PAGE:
Parramatta saves yachtsmen in Southern Ocean

This article has photo gallery Published on CMDR Chloe Griggs (author), Unknown (photographer)

Location(s): Southern Ocean

Topic(s): Operations, Helicopters, S-70B-2 Seahawk, Ships, Boats and Submarines, Frigate Helicopter (FFH), HMAS Parramatta (F154), Search and Rescue (SAR), Safety of Life at Sea (SOLAS)

HMAS Parramatta's Seahawk helicopter moves into position above stricken yacht 'Jedi 1' and prepares to winch her crew to safety. (photo: unknown)
HMAS Parramatta's Seahawk helicopter moves into position above stricken yacht 'Jedi 1' and prepares to winch her crew to safety.

Australian Navy frigate, HMAS Parramatta has rescued three South African sailors from a stricken yacht approximately 1,300 kilometres southwest of Cape Leeuwin in Western Australia.

The three yachtsmen of the 13-metre yacht activated an emergency response beacon late on 17 March, when their mast was lost in rough seas on a journey from South Africa to New Zealand. It was their intention to abandon the vessel.

The resuce was coordinated by the Australian Maritime Safety Authority and to get to the sailors as quickly and safely as possible, the warship was retasked to sail to the yacht’s position.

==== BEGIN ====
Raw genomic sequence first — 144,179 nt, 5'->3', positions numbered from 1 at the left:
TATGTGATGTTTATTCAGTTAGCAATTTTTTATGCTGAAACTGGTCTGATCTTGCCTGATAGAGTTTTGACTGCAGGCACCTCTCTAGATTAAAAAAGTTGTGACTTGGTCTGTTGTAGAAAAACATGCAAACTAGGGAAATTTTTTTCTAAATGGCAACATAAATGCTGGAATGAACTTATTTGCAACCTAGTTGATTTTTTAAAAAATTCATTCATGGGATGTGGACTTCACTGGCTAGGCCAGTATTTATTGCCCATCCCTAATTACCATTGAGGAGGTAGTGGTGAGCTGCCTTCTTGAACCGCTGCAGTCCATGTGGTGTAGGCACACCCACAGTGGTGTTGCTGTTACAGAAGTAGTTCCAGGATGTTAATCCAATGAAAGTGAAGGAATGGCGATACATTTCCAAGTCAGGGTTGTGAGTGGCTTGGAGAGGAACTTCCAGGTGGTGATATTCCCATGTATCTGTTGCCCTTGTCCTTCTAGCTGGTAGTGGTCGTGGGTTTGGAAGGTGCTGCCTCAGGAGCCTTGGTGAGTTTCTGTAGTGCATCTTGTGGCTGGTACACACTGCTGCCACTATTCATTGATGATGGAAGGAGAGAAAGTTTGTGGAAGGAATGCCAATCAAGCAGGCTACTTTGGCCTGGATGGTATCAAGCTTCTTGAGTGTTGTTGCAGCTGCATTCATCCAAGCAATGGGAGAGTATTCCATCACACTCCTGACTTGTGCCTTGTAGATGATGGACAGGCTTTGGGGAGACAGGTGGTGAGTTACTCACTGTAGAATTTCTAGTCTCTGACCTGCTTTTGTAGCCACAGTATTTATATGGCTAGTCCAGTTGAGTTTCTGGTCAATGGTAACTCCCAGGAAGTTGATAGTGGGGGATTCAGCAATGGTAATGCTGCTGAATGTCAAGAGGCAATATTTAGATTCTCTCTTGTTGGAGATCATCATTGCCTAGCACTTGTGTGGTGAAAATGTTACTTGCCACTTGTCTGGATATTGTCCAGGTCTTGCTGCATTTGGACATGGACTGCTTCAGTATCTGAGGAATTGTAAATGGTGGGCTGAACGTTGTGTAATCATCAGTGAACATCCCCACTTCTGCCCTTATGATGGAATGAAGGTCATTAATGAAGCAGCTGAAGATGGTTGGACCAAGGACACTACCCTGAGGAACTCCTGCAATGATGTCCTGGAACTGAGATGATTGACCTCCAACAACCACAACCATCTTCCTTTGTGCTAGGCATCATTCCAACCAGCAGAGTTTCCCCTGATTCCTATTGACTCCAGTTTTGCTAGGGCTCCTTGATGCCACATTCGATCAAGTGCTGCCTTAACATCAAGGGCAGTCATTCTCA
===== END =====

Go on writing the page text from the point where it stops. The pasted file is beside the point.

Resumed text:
Parramatta was at sea off the Western Australian coast, and located the yacht after a Maritime Saftey Authority search and rescue jet established the yacht’s location and provided the crew with communications equipment.

Parramatta’s Seahawk helicopter sighted the yacht late in the afternoon of 18 March, established communications and assessed the conditions to require rescue by air.

In a heavy south westerly swell, the men were safely rescued by the Navy aircrew, by being winched onboard the helicopter before being transferred to Parramatta.

Commanding Officer Commander Simon Howard said that safety of life at sea underpinned the actions of his ship and his crew.

“This was a very professionally executed operation, in extremely trying conditions,” he said.

“The Royal Australian Navy is well equipped and our personnel, highly trained to provide specialist assistance to search and rescue activities in our region.

“We remain ready and able to respond to emergencies.”

Once safely onboard Parramatta the three sailors were assessed as being in good health by the ship’s medical team.  They were provided with clean clothes, food and the opportunity to contact family. 

Australia has search and rescue responsibility for an area of nearly 53 million square kilometres, which is around one tenth of the world’s surface.